# Quartic case of a theorem of Bombieri and Pila

I am interested in the ternary case of a theorem of Bombieri and Pila, in E. Bombieri and J. Pila, "The number of integral points on arcs and ovals", Duke Mathematical Journal., 59 (1989), 337-357. The following statement is found in D.R. Heath-Brown's work, namely D.R. Heath-Brown, "Counting rational points on algebraic varieties", Analytic number theory, 51-95, Lecture Notes in Mathematics., 1891, Springer, Berlin, 2006.

Theorem 5: Suppose $F(x_1, x_2, x_3)$ is a non-zero form of degree $d$ with integer coefficients and content 1. Define $N(F,B)$ to be the number of primitive triplets $(x_1, x_2, x_3)$ (primitive means $\gcd(x_1, x_2, x_3) = 1$) such that $F(x_1, x_2, x_3) = 0$, and that $|x_i| \leq B$ for $i = 1, 2, 3$. Also define $\lVert F \rVert$ to be the maximum modulus of the coefficients of $F$. Then either $N(F,B) \ll d^2$ or $\lVert F \rVert \ll B^{d(d+1)(d+2)/2}$.

I am interested in an analogous result for forms with four variables. Namely, a bound in terms of the degree of the form for $N(F,B)$, and alternatively a bound in terms of $B$ and $d$ of $\lVert F \rVert$. In the same Heath-Brown paper he gave several results which bounds $N(F,B)$ with a bound in terms of both $B$ and $d$, which (a priori) is not what I am looking for. Theorem 14 and 15 in the Heath-Brown paper shows that one can bound $N(F,B)$ by counting the number of zeroes of $k$ polynomials, but the key is then controlling the number of zeroes of those polynomials. Any insights would be greatly appreciated.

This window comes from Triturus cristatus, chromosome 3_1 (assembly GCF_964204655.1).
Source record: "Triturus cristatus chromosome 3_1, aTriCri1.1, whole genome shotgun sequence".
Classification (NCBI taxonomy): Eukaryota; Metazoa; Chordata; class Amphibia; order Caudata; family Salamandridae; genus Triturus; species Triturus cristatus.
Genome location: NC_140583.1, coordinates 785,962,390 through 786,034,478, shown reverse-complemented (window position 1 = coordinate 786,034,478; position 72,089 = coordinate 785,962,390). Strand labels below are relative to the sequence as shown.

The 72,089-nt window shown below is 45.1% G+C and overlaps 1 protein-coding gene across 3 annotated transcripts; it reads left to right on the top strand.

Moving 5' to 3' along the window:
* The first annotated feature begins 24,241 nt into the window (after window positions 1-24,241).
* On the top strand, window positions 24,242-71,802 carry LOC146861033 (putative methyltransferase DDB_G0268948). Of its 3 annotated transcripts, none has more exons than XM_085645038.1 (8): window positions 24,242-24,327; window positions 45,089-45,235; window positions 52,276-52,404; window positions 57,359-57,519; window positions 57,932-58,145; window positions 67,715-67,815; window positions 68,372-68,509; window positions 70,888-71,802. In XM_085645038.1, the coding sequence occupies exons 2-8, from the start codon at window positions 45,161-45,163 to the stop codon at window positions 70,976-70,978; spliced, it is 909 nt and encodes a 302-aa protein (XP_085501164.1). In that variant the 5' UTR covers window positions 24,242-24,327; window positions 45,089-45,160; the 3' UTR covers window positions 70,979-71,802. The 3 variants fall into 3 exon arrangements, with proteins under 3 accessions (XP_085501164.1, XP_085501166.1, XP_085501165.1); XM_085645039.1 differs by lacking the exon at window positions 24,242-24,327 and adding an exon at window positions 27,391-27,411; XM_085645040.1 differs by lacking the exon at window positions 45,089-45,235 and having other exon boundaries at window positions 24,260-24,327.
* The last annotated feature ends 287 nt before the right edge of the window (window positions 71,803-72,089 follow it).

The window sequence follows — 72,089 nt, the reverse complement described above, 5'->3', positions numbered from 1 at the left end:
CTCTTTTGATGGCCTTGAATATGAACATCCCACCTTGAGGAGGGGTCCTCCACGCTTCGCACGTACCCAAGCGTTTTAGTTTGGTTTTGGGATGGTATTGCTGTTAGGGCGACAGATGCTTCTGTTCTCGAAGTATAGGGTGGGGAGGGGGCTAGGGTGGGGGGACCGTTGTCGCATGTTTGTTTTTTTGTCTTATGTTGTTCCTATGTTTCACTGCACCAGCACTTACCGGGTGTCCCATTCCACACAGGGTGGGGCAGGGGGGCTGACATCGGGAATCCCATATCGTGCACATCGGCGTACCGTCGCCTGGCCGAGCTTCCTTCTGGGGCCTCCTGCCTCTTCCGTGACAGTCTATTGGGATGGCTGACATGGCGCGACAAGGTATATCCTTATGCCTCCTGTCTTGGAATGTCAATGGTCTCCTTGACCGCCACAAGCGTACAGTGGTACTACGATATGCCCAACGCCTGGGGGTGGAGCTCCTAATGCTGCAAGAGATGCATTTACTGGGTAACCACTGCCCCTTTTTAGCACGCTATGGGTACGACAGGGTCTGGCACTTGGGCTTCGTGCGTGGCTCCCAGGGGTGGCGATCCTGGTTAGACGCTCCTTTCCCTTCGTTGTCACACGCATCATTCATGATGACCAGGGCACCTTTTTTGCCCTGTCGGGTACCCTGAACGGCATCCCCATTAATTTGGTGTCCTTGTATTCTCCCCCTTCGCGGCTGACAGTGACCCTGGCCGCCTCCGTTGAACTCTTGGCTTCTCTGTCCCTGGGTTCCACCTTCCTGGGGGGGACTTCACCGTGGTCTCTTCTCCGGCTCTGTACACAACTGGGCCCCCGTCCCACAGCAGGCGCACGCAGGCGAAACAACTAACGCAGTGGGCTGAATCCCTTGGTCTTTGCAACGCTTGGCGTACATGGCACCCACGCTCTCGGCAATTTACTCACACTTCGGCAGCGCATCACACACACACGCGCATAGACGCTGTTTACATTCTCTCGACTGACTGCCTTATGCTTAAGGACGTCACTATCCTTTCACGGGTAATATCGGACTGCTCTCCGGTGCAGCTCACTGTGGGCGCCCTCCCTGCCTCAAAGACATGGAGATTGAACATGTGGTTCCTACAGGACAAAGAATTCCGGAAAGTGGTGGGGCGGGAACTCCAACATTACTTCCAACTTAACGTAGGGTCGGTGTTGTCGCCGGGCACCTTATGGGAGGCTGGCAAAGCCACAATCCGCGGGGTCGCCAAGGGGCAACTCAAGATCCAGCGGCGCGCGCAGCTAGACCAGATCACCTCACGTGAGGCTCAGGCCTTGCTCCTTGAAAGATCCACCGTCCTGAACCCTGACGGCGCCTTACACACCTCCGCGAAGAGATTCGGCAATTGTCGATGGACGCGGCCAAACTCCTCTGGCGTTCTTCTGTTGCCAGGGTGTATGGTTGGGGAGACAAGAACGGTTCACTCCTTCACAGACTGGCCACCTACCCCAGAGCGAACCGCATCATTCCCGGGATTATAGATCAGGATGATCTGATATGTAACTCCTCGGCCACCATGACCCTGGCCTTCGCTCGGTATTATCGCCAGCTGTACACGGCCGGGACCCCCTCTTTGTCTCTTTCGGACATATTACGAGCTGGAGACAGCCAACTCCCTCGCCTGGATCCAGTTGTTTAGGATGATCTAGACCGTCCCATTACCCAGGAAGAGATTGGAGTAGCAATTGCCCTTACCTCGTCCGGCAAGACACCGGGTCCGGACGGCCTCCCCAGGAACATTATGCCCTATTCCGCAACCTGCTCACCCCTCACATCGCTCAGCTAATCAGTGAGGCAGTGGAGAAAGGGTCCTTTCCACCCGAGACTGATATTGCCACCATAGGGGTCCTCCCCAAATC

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Theorem 15 of that paper is probably what you need. The superfluous logarithmic term may be removed via the hint given just before Section 2.6: "after treating the factor $(\log \| F\|)^5$ through a version of the process employed for Theorem 5. – ACL Jun 28 '11 at 22:59
@ACL: Theorem 15 isn't what I am looking for exactly, since it furnishes a positive integer $D$ and $k$, where $k$ is bounded in terms of the products of the $B_i$'s, $T$, and $\lVert F \rVert$, such that every tuple counted by $N(F,B)$ (which implicitly depends on $k$) is a zero of one of $k$ polynomials $F_1, \cdots, F_k$. However, for the bound on $N(F,B)$ to be effective, there has to be some control over the number of zeroes of $F_1, \cdots, F_k$, which is provided by the Bombieri and Pila theorem when the hypotheses of that theorem hold. – Stanley Yao Xiao Jun 29 '11 at 12:52